BUY TICKETS: See the Daytona 500 live! DAYTONA BEACH, Fla. -- It wasn't quite the Daytona 500 pole position -- although for a while it looked like it might be -- but Clint Bowyer 's fourth-place qualifying effort Sunday afternoon on the Daytona International Speedway high banks was a huge confidence boost for him and for his Stewart-Haas Racing team. Bowyer took over the No. 14 Mobil 1 Ford Fusion for retired great Tony Stewart this season and his first official outing in the car Sunday certainly was noteworthy. And assuring. The 2012 Cup championship runner-up looked stout taking over driving duties for the three-time series champion Stewart -- and held the lead spot on the timing pylon for a good portion of the qualifying session before Hendrick Motorsports teammates Chase Elliott and Dale Earnhardt Jr . topped the mark. Even so, Bowyer was smiling and enthusiastic when qualifying closed. "It's a great effort, considering everything these guys have gone through all season long, switching manufacturers and everything that goes with that,’" Bowyer said of his SHR team. "It was right where they left off and we gained on it." Bowyer, who was signed by the Stewart-Haas organization in 2015 to replace the retiring Stewart, drove for HScott Motorsports last year while "on deck" for the seat. And he suffered through the worst season of his career with not a single top-five finish. The promising start in his first official outing for SHR was exactly the kind of beginning both Bowyer and his team could appreciate. "It's a nice first time out with him and more importantly, I think it's a big progression for Stewart-Haas," crew chief Mike Bugarewicz said. "It says a lot about this company and how hard everybody has worked -- our R&D group, everyone in the body shop, the aero engineers, everybody. "Having two cars in the top 12 (also seventh place Kevin Harvick ) we had a reasonable shot at it. We're happy. This team has been through a lot the past two years and now meeting up with Clint, we're excited and looking forward to working with him. I think we're going to have a lot of fun this year. "When the organization that's been working so hard, sees speed in the car, that's a good thing. And him climbing in for the first time … this gets him pumped up and everyone in the car excited and ready to go." Bowyer has four top-10 finishes in the Daytona 500 , including back-to-back fourth-place efforts in 2009-10. He says this restrictor-plate style of racing is something he said he looks forward to. This opportunity with SHR is something he's ready to seize. 'It's Daytona," Bowyer said of the importance of his efforts. "It feels good to be competitive again. I was down here last year and we were way off the pace. It was crushing because you know deep down you don't even have a chance and when you've got a car like this -- a hot rod like this and a team like this -- I've got a chance.’’ &amp;amp;amp;amp;amp;amp;amp;amp;amp;amp;amp;amp;amp;amp;amp;amp;amp;amp;amp;amp;lt;/p&amp;amp;amp;amp;amp;amp;amp;amp;amp;amp;amp;amp;amp;amp;amp;amp;amp;amp;amp;amp;gt;
Full schedule for Atlanta
RELATED: See Atlanta races live Fresh off the season-opening races at Daytona, all three NASCAR Series will head to Atlanta Motor Speedway for a tripleheader. Check out the full weekend schedule below. Note: All times are ET FRIDAY, MARCH 3: ON TRACK -- 10-10:55 a.m.: NASCAR XFINITY Series practice, FS1 ( Follow live ) -- 11-11:55 a.m.: NASCAR Camping World Truck Series practice, FS1 ( Follow live ) -- noon-1:25 p.m.: Monster Energy NASCAR Cup Series practice, FS1 ( Follow live ) -- 1:30-2:25 p.m.: NASCAR XFINITY Series practice, FS1 ( Follow live ) -- 2:30-3:25 p.m.: NASCAR Camping World Truck Series practice, FS1 ( Follow live ) -- 3:30-4:25 p.m.: NASCAR XFINITY Series final practice, FS1 ( Follow live ) -- 4:30-5:25 p.m.: NASCAR Camping World Truck Series final practice, FS1 ( Follow live ) -- 5:45 p.m.: Monster Energy NASCAR Cup Series Coors Light Pole Qualifying, FS1 ( Follow live ) SATURDAY, MARCH 4: ON TRACK -- 9:15 a.m.: NASCAR XFINITY Series Coors Light Pole Qualifying, FS1 ( Follow live ) -- 10:40 a.m.: NASCAR Camping World Truck Series Keystone Light Pole Qualifying, FS1 ( Follow live ) -- noon-1:20 p.m.: Monster Energy NASCAR Cup Series final practice, FS1 ( Follow live ) -- 2 p.m.: NASCAR XFINITY Series Rinnai 250 (163 laps, 251.02 miles), FS1 ( Follow live ) -- 4:30 p.m.: NASCAR Camping World Truck Series Active Pest Control 200 (130 laps, 200 .02 miles), FS1 ( Follow live ) SUNDAY, MARCH 5: ON TRACK -- 2:30 p.m.: Monster Energy NASCAR Cup Series Folds of Honor QuikTrip 500 (325 laps, 500.05 miles), FOX ( Follow live )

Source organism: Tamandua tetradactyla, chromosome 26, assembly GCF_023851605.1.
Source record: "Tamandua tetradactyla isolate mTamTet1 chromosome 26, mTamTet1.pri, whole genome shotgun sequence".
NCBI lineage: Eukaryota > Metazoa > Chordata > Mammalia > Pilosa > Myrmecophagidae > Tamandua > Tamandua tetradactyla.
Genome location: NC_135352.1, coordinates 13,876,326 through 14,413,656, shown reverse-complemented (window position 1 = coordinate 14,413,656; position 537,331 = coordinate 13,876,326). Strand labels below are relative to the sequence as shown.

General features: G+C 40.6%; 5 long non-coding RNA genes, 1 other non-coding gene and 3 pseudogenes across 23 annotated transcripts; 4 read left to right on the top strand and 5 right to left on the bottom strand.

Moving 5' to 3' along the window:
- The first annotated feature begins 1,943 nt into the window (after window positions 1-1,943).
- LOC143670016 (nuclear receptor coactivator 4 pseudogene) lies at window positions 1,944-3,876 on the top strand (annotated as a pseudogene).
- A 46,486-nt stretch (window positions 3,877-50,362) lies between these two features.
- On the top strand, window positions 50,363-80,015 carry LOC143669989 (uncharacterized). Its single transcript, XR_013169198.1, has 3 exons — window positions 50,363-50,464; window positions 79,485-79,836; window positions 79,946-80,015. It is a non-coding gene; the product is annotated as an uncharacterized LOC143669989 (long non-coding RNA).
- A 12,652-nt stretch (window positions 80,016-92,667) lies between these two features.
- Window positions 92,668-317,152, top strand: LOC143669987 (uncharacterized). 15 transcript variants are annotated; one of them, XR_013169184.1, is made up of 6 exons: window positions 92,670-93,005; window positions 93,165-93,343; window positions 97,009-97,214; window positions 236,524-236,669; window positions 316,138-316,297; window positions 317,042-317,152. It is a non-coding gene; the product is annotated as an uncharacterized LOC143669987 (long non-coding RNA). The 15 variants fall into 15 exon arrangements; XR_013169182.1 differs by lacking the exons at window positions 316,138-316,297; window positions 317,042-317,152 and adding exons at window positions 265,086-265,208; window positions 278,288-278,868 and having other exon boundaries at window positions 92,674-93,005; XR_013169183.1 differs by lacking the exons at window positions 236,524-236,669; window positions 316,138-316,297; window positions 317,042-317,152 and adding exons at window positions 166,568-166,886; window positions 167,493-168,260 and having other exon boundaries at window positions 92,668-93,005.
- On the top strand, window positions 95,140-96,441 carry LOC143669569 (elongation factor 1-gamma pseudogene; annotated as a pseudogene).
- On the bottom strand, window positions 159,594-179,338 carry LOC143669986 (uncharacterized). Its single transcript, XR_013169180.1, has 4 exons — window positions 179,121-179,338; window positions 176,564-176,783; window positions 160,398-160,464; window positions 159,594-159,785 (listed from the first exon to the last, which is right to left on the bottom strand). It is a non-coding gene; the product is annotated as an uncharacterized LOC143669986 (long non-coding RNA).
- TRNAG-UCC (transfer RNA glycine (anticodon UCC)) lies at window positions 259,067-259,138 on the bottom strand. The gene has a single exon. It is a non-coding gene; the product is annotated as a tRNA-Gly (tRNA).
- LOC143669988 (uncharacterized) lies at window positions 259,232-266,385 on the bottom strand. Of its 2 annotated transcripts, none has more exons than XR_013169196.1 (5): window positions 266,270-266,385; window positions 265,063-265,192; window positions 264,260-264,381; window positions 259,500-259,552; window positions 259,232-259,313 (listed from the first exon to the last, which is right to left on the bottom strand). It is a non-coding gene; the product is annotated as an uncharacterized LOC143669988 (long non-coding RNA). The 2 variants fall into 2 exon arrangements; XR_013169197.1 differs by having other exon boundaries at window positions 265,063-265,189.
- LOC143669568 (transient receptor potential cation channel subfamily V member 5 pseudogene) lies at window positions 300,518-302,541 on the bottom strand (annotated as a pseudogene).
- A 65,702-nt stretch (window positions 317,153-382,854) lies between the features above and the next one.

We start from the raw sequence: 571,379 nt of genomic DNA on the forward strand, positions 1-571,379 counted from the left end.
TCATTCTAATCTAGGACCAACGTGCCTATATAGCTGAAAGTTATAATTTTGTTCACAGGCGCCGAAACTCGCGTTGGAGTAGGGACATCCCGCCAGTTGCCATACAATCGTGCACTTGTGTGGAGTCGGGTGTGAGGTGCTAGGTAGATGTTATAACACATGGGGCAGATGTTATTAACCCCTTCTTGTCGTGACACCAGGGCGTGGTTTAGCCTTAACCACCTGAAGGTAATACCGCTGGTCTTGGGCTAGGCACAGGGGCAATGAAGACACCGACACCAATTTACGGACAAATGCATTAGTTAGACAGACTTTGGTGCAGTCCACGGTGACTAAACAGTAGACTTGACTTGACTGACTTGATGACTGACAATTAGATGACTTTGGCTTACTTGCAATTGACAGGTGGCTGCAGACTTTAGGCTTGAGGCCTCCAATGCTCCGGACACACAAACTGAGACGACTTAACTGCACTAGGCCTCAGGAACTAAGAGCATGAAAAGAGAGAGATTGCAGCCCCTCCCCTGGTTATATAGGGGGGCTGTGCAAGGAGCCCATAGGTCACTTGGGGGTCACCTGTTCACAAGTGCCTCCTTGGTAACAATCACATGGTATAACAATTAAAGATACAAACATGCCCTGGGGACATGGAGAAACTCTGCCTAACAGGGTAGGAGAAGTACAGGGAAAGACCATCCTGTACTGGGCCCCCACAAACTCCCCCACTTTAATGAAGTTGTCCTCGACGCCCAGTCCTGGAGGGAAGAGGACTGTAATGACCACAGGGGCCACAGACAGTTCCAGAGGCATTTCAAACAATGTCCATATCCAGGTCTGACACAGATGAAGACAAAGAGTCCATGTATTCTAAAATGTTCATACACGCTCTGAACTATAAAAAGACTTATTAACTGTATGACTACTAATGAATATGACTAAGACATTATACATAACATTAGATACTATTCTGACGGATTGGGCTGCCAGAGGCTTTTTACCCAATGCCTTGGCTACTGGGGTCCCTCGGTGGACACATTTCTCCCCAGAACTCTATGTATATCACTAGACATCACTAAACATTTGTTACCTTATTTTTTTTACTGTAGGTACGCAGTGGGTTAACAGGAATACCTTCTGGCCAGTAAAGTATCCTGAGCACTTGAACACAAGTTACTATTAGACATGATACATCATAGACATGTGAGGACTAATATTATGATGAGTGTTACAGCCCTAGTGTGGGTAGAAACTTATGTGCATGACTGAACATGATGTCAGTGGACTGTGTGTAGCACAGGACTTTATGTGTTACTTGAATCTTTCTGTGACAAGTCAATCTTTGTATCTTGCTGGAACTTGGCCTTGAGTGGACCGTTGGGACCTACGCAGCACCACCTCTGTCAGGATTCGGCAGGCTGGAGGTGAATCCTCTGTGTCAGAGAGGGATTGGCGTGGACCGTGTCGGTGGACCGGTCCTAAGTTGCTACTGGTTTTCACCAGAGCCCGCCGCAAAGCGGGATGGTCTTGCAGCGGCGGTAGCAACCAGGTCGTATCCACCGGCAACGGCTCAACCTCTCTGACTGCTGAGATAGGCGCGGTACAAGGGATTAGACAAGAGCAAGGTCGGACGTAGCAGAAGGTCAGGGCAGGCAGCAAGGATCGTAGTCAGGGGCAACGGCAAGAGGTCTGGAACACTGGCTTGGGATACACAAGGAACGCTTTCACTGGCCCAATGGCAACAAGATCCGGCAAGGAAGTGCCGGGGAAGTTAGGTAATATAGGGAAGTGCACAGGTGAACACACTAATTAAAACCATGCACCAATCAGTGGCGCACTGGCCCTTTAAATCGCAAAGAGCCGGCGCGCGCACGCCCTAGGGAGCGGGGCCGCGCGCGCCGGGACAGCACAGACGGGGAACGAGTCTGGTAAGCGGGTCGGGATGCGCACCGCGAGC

Snapshot: Daytona 500
RELATED: NASCAR 101: Format fast facts " Complete starting lineup At a Glanc e Where: Daytona International Speedway , 2.5-mile tri-oval in Daytona Green flag: 2:30 p.m. ET Stage lengths: Stage 1 ends on Lap 60, Stage 2 ends on Lap 120, Stage 3/race slated to end on Lap 200 TV/Radio: FOX, MRN, SiriusXM NASCAR Radio Forecast: Sunny with a high temperature of 68 degrees, according to the National Weather Service. North-northeast winds of 10 to 15 mph, with gusts up to 20 mph National anthem: Jordin Sparks, starring in "God Bless the Broken Road," DAV Ambassador Grand Marshal: Actor Owen Wilson Race distance: 200 laps, 500 miles Pit road speed: 55 mph Caution car speed: 70 mph &amp;amp;amp;amp;amp;amp;amp;amp;lt;/p&amp;amp;amp;amp;amp;amp;amp;amp;gt;
FAQ for NASCAR's 2017 race format enhancements